Interest in transferring pension risk off their balance sheets and on to insurance companies appear to be accelerating among U.S. defined benefit (DB) retirement plan sponsors, according to a recent poll conducted by insurer MetLife. The poll’s results lead MetLife to predict 2017 will be “another very robust year of [pension risk transfer] market activity.”
In 2016, there was nearly $14 billion in annuity buyout-related pension risk transfers, based on LIMRA Group data from the fourth quarter of last year, and nine in 10 plan sponsors in the MetLife poll said they believe the level this year will be at least—or more—active. Of that sampling of plan sponsors, 63% said the volume of pension risk buyouts in 2017 will be heavier than in 2016.
What are the Catalysts?
A number of catalysts are leading many DB plan sponsors to continue to take concrete steps to offload their pension liabilities, MetLife said. These liabilities are becoming increasingly difficult for some companies to manage in the current market and regulatory environment.
In the poll, DB plan sponsors were asked to:
- Assess the likelihood they would engage in pension risk transfer to achieve their plans’ “derisking” goals;
- Determine what specific activities they were most likely to use and for which participant populations;
- Understand the current impetus driving interest in pension risk transfer to an insurance company;
- Gauge knowledge about, and preparation for, an eventual pension risk transfer transaction, including interest in flexible transaction structures such as split deals and assets in kind; and
- Probe their expectations for 2017’s level of transfer activity.
Among the top reasons plan sponsors were considering transferring their pension obligations to an insurer were Pension Benefit Guaranty Corporation (PBGC) premium increases, interest rates, and the impact of changes to mortality tables proposed by the Internal Revenue Service (IRS) in 2016 for use in plan years beginning on or after January 1, 2018.
More generally, the respondents also mentioned as triggers for pension risk transfer the regulatory environment and their plan’s funded status reaching a predetermined level. Sixty-four percent expressed concerns about PBGC actions inducing them to shed their pension liabilities.
Pension risk transfers can be undertaken in several ways. One way of reducing pension liabilities is for the plan to pay a lump sum to participants who have not yet begun collecting pension payouts. Another option involves the purchase of a group annuity contract from an insurance company, known as an annuity buyout. This transfers some or all of a DB plan’s benefit obligations and related risks to an insurer (such as MetLife), while retaining all the plan design features and benefits in which the participants are vested.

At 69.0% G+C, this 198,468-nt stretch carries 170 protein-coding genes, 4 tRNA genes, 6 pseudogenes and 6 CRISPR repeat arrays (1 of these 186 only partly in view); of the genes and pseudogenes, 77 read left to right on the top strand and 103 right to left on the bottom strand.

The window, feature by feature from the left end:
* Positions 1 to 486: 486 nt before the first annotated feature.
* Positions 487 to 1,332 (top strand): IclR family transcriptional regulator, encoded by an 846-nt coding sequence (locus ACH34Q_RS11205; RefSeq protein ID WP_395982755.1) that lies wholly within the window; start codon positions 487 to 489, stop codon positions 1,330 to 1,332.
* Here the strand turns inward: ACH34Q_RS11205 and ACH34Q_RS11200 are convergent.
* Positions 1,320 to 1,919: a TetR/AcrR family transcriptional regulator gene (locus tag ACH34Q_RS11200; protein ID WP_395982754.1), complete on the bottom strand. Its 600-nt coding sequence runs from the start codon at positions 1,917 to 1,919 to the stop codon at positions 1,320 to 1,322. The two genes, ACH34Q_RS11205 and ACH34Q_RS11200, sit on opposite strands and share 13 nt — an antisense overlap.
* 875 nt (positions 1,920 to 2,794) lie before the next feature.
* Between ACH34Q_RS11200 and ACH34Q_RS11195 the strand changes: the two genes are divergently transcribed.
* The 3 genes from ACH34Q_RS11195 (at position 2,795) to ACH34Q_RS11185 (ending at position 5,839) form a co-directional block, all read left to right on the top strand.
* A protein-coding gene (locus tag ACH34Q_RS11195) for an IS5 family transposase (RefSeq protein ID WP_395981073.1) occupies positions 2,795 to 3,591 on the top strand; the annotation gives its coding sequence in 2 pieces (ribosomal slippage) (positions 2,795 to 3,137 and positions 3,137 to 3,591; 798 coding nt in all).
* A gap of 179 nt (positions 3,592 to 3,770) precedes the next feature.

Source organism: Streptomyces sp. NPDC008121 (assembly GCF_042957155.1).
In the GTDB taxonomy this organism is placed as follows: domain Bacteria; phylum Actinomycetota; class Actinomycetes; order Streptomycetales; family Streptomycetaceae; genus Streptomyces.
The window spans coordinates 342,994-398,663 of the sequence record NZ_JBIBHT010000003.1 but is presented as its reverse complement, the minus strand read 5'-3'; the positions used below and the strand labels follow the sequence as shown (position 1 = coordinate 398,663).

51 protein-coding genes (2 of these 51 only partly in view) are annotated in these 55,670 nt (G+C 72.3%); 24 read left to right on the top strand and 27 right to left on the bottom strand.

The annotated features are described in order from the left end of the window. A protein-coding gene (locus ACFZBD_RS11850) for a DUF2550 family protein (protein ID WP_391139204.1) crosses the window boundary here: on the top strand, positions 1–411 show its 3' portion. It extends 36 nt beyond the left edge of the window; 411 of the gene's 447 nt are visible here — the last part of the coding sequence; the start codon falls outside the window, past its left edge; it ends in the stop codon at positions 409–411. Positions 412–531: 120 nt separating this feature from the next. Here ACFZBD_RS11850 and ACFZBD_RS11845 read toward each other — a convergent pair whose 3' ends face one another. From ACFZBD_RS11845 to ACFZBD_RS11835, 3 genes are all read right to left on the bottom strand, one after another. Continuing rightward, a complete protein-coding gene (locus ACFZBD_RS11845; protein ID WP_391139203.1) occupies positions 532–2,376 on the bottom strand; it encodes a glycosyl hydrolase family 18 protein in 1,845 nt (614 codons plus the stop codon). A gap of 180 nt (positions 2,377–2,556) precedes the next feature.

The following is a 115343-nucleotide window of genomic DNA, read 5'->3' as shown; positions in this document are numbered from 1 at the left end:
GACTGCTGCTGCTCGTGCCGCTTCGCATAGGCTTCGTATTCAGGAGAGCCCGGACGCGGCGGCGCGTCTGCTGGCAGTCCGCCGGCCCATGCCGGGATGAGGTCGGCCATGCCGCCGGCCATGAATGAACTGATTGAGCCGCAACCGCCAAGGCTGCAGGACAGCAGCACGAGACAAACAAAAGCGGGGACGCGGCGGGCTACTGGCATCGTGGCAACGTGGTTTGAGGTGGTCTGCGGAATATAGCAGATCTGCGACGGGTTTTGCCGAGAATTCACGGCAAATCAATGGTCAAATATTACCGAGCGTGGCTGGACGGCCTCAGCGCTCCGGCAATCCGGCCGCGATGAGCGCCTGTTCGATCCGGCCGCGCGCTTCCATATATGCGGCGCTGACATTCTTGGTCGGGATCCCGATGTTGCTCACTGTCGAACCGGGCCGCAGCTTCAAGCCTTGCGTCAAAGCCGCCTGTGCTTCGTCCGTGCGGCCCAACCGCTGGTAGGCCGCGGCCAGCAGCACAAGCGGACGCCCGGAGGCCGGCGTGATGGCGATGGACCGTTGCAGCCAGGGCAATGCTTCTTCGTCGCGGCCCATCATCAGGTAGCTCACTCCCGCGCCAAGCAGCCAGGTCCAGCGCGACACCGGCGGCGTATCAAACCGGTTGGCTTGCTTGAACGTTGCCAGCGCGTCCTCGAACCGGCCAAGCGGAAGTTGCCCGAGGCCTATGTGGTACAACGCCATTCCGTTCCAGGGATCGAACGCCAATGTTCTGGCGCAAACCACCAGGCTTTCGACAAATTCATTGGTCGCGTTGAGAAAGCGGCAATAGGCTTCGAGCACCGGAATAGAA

More than half of the plan sponsors polled said they would be most likely to use an annuity buyout to achieve derisking. Forty-three percent said they would prefer using a combination of a lump sum and annuity buyout. This interest in annuity buyouts rose to 57% from 46% in MetLife’s 2016 poll on the same subject. Providing a lump sum only was chosen by 34% of the plans.
The manufacturing sector is the industry most likely to consider a buyout, MetLife found.
Among those sponsors that expect to use an annuity buyout alone or in combination with a lump sum, 77% said they would considering doing so in the next 2 years.
When selecting an insurer for a pension risk transfer, financial strength of the insurer was the most important factor cited for annuity buyouts. This consideration was followed by the cost of the annuity transaction, and recommendations from their consultant or independent fiduciary.
Just over 60% of plan sponsors polled by MetLife have taken preparatory steps for an eventual pension risk transfer transaction. Up from 45% in 2015. The most common preparatory steps include an evaluation of the financial impact of a transfer, discussions with key stakeholders, data review and cleanup, and exploration of the pension risk transfer methods available in the marketplace.
Retirees Targeted First
Retirees are identified by the plan sponsors as the most common population for which they consider buying annuities, followed by terminated vested participants. Only 22% say they would secure a buyout for all participants, MetLife reported.
Finally, more than two-thirds of the sponsors polled said they are aware that it’s possible to split an annuity buyout transaction among two or more insurers in so-called split deals. Yet only 21% said they would be likely to split the transaction in this way. The largest plans (those with assets of $500 million or more) were the most likely to say they would split a transfer transaction.
The MetLife 2017 Pension Risk Transfer Poll was conducted between late March and early May 2017. There were 129 DB plan sponsors who participated, with 59 percent of those reporting DB plan assets of $500 million or more.
|Jane Meacham is the editor of BLR’s retirement plan compliance publications. She has nearly 30 years’ experience as a writer/editor of financial services news.|
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This post originally appeared on HR Daily Advisor
Author: Jane Meacham, Contributing Editor